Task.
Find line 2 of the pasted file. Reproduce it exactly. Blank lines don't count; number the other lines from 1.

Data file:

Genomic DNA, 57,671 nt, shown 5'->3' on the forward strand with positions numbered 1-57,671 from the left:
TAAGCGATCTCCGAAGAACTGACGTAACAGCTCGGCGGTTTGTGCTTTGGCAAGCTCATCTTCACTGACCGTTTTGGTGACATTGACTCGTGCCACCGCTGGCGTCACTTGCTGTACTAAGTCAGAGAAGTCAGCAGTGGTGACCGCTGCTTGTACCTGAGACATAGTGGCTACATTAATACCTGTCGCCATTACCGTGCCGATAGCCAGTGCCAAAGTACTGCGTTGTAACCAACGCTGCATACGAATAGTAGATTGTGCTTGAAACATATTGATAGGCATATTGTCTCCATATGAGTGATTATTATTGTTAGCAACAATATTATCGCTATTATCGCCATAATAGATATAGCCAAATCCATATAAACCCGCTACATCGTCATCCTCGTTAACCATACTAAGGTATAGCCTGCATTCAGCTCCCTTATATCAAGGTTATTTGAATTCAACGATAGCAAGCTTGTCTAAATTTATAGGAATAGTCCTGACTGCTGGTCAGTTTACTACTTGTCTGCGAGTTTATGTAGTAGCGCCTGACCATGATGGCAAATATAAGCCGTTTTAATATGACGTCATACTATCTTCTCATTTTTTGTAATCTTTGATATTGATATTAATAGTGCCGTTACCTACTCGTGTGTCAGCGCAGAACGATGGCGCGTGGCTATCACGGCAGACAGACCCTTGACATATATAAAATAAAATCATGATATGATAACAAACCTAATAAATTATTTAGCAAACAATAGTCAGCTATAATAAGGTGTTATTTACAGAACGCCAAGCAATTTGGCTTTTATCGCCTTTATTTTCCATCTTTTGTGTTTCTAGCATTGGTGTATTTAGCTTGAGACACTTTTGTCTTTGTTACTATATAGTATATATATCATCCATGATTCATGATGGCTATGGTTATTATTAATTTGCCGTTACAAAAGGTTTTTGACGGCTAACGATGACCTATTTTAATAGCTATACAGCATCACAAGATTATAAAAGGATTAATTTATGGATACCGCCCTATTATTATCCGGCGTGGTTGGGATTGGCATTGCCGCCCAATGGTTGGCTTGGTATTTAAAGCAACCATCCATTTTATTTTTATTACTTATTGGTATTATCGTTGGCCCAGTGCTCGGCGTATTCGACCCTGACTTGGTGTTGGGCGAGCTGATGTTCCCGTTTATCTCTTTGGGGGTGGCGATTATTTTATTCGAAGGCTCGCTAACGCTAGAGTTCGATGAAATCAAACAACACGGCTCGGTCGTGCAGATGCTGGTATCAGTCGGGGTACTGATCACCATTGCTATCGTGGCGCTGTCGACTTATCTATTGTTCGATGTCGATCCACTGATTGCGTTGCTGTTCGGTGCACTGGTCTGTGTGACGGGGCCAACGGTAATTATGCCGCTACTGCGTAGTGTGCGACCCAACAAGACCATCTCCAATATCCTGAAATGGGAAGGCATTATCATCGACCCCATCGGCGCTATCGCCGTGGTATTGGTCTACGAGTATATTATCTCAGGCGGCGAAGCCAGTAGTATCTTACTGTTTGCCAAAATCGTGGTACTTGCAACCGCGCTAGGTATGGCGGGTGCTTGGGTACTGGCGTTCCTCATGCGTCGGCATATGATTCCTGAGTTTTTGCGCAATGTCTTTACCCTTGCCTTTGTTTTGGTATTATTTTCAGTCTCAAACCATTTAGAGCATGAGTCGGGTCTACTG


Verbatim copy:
TAAGCGATCTCCGAAGAACTGACGTAACAGCTCGGCGGTTTGTGCTTTGGCAAGCTCATCTTCACTGACCGTTTTGGTGACATTGACTCGTGCCACCGCTGGCGTCACTTGCTGTACTAAGTCAGAGAAGTCAGCAGTGGTGACCGCTGCTTGTACCTGAGACATAGTGGCTACATTAATACCTGTCGCCATTACCGTGCCGATAGCCAGTGCCAAAGTACTGCGTTGTAACCAACGCTGCATACGAATAGTAGATTGTGCTTGAAACATATTGATAGGCATATTGTCTCCATATGAGTGATTATTATTGTTAGCAACAATATTATCGCTATTATCGCCATAATAGATATAGCCAAATCCATATAAACCCGCTACATCGTCATCCTCGTTAACCATACTAAGGTATAGCCTGCATTCAGCTCCCTTATATCAAGGTTATTTGAATTCAACGATAGCAAGCTTGTCTAAATTTATAGGAATAGTCCTGACTGCTGGTCAGTTTACTACTTGTCTGCGAGTTTATGTAGTAGCGCCTGACCATGATGGCAAATATAAGCCGTTTTAATATGACGTCATACTATCTTCTCATTTTTTGTAATCTTTGATATTGATATTAATAGTGCCGTTACCTACTCGTGTGTCAGCGCAGAACGATGGCGCGTGGCTATCACGGCAGACAGACCCTTGACATATATAAAATAAAATCATGATATGATAACAAACCTAATAAATTATTTAGCAAACAATAGTCAGCTATAATAAGGTGTTATTTACAGAACGCCAAGCAATTTGGCTTTTATCGCCTTTATTTTCCATCTTTTGTGTTTCTAGCATTGGTGTATTTAGCTTGAGACACTTTTGTCTTTGTTACTATATAGTATATATATCATCCATGATTCATGATGGCTATGGTTATTATTAATTTGCCGTTACAAAAGGTTTTTGACGGCTAACGATGACCTATTTTAATAGCTATACAGCATCACAAGATTATAAAAGGATTAATTTATGGATACCGCCCTATTATTATCCGGCGTGGTTGGGATTGGCATTGCCGCCCAATGGTTGGCTTGGTATTTAAAGCAACCATCCATTTTATTTTTATTACTTATTGGTATTATCGTTGGCCCAGTGCTCGGCGTATTCGACCCTGACTTGGTGTTGGGCGAGCTGATGTTCCCGTTTATCTCTTTGGGGGTGGCGATTATTTTATTCGAAGGCTCGCTAACGCTAGAGTTCGATGAAATCAAACAACACGGCTCGGTCGTGCAGATGCTGGTATCAGTCGGGGTACTGATCACCATTGCTATCGTGGCGCTGTCGACTTATCTATTGTTCGATGTCGATCCACTGATTGCGTTGCTGTTCGGTGCACTGGTCTGTGTGACGGGGCCAACGGTAATTATGCCGCTACTGCGTAGTGTGCGACCCAACAAGACCATCTCCAATATCCTGAAATGGGAAGGCATTATCATCGACCCCATCGGCGCTATCGCCGTGGTATTGGTCTACGAGTATATTATCTCAGGCGGCGAAGCCAGTAGTATCTTACTGTTTGCCAAAATCGTGGTACTTGCAACCGCGCTAGGTATGGCGGGTGCTTGGGTACTGGCGTTCCTCATGCGTCGGCATATGATTCCTGAGTTTTTGCGCAATGTCTTTACCCTTGCCTTTGTTTTGGTATTATTTTCAGTCTCAAACCATTTAGAGCATGAGTCGGGTCTACTG